Kerry Patterson is coauthor of four New York Times bestsellers, Crucial Conversations, Crucial Accountability, Influencer, and Change Anything.
Last month, I wrote about the Patterson family Christmas of 1956. I shared how I was able to find joy during a time when we had few, if any, presents or other “things.” Many of you wrote back that the tale reminded you of similar times where you too were able to stumble on Christmas despite your challenging financial circumstances. Thank you for your kind and heart-warming reaction.
One of you wrote that after sharing the story with a friend, she replied that she had already received four similar stories that lauded the joys associated with poverty—and if this were true, why don’t we seek poverty all of the time? I can understand the response. The last thing I wanted to suggest was that the poverty itself was something worth seeking.
I’m reminded of when I was first married and attending graduate school in Palo Alto, California. Each week my wife, three children, and I went to church with a couple dozen other young struggling student couples along with a hundred or so wealthy congregants who lived on the edge of campus. These folks of extraordinary means would leave their estates in the foothills and drive their luxury German cars to church where they would then tell those of us who were living in tiny boxes called student housing just how lucky we were. They would most sincerely explain—often with tears in their eyes—how they fondly remembered their college years and recalled them as the best time of their life.
My reaction was predictable. “Really?” I thought to myself. “These are the best years? I study endlessly. I have very little time left for recreation or hobbies. Every month I worry about making ends meet. When our old jalopy breaks down, we go without something in order to pay for the repair. These are the best years of my life? Tell me it isn’t so!”
Some thirty years later, when my church assignment had me speaking to a group of young married college students, I listened intently as other older speakers shared the predictable message of “These are the best years of your life!” When it came my turn to speak, I stood up and said, “I’ve had money and I’ve not had money, and to be frank—I prefer having money.” (This brought a chuckle.)
“And as far as college years being the best years of my life, I do remember how great it was to be young and energetic and studying full time with some of the world’s best thinkers. I recall playing with my children between classes and then catching the campus bus for a ride to the psychology building where I listened to the world-famous scholar Solomon Asch as he reviewed his earlier studies of compliance and independence. As I sat and took in the words of the world’s best, I knew how lucky I was.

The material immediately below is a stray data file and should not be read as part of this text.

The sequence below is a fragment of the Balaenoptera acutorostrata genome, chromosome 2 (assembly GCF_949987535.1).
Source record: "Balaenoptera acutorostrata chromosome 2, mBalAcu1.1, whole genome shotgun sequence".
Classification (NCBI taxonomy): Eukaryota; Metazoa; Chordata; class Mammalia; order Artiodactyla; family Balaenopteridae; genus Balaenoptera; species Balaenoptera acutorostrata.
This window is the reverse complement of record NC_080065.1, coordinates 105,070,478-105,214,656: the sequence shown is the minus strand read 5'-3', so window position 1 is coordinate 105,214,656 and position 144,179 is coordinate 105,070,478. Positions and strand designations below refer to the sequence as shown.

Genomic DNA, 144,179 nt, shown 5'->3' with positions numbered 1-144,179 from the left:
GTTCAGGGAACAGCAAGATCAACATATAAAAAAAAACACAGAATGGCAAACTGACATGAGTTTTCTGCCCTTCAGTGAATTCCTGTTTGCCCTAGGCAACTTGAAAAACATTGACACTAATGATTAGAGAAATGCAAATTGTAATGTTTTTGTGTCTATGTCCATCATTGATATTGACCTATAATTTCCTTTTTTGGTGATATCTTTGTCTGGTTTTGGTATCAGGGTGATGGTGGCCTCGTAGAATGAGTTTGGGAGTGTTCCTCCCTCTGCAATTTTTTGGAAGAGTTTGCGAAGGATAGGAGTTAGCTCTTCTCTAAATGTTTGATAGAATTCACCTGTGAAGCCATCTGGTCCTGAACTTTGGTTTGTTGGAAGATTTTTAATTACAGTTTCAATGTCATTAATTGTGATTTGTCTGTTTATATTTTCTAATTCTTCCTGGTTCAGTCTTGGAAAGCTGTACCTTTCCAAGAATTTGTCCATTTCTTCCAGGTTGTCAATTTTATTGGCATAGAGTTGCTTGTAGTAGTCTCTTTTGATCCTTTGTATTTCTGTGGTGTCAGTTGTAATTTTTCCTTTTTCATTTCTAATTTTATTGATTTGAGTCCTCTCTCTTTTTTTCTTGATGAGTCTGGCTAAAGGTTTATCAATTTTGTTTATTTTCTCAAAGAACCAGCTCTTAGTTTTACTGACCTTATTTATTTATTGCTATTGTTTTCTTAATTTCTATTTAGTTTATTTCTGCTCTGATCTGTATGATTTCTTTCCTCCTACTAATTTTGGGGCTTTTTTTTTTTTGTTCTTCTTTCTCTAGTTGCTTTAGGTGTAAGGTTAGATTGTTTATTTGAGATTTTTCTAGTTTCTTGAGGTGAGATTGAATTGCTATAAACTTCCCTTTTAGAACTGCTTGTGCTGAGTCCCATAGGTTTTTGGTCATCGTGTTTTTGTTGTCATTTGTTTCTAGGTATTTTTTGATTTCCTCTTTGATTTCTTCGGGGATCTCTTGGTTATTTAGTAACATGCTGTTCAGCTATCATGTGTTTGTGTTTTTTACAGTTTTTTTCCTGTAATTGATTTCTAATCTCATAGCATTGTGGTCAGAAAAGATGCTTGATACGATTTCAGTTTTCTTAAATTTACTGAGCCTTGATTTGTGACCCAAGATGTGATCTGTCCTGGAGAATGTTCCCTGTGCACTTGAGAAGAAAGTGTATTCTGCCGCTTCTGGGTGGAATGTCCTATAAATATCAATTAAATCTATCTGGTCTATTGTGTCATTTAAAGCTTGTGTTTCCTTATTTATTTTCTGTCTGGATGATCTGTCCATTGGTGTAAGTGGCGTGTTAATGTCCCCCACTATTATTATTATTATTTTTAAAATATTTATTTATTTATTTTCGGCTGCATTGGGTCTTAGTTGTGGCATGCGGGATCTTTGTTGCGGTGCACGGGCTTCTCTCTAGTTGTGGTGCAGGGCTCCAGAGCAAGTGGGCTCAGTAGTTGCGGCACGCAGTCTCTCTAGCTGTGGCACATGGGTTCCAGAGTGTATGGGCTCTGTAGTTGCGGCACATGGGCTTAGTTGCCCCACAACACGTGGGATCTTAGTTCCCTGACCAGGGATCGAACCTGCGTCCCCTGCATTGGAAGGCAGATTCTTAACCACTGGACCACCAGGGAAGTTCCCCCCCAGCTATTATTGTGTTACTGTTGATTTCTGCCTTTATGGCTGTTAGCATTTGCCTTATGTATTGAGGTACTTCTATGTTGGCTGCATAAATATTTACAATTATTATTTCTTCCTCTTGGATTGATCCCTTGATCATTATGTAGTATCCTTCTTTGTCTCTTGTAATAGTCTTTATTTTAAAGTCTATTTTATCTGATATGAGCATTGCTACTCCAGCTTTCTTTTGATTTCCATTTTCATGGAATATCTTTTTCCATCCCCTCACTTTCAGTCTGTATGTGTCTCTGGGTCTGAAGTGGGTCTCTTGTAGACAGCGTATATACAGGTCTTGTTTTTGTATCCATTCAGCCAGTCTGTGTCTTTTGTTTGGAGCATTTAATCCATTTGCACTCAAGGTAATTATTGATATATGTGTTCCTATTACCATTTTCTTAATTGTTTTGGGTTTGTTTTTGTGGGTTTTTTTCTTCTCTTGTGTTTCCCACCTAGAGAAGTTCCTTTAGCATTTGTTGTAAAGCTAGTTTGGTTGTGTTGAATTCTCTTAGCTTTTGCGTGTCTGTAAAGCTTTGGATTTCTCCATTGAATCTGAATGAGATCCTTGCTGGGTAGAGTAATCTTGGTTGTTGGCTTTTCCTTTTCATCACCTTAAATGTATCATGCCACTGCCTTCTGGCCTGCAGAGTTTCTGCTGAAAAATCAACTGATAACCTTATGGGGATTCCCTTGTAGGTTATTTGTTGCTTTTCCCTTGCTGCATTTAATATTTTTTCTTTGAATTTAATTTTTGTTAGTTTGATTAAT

“I also remember the unrelenting stress of not having enough money—of not being able to give my children as much as I would have liked—the missed lessons, the thinner coats, the oatmeal instead of eggs. In fact, when I finally finished six years of graduate school, took a job, and we bought and cooked our very first chuck roast, my kids fought over who got the drumstick. They didn’t know any better. All they had ever eaten was chicken.”
So, some of the aspects of those college years were indeed wonderful, other aspects . . . not so much. With this in mind, I want to affirm that I never intended my story as an endorsement of poverty. I only wanted to say that even when times are tough (and yes, tough times come with sacrifices and suffering), you can still find joy in the simple things.
This has certainly been true for me. Going into this season, I can already tell you what my favorite memories will be. They won’t be the gifts sitting wrapped under my tree at home. They’ll be the memories of the time I’ve spent with loved ones—playing games, telling stories, and sharing hand-made gifts.
I’m already working on this. At our recent family Christmas party, we gathered at my daughter Christine’s house and sang carols and played games while the young cousins shared simple presents. As promised, I read the story of our 1956 Christmas, and at the end, I gave each of my children and grandchildren a small package of peanut brittle my wife and I had just made. It’s a memory I’ll cherish forever.
We also ooh-ed and ahh-ed over a hand-crafted alphabet book one granddaughter had made for her 18-month-old cousin; and everyone applauded and cheered as another granddaughter read a poem she had carefully composed on the computer. The poem described the joys of the season as viewed through the eyes of a nine-year-old. As I sat and took in her innocent words of wonder and encouragement, I couldn’t have been more proud.
So no, I don’t encourage poverty as a means of finding the true holiday spirit. But I do stand by the claim that often, the things that matter most can be shared by all. Time devoted to thoughtful conversation, stories told across generations, and acts of unconditional love are all free. They’re also as precious as gold.
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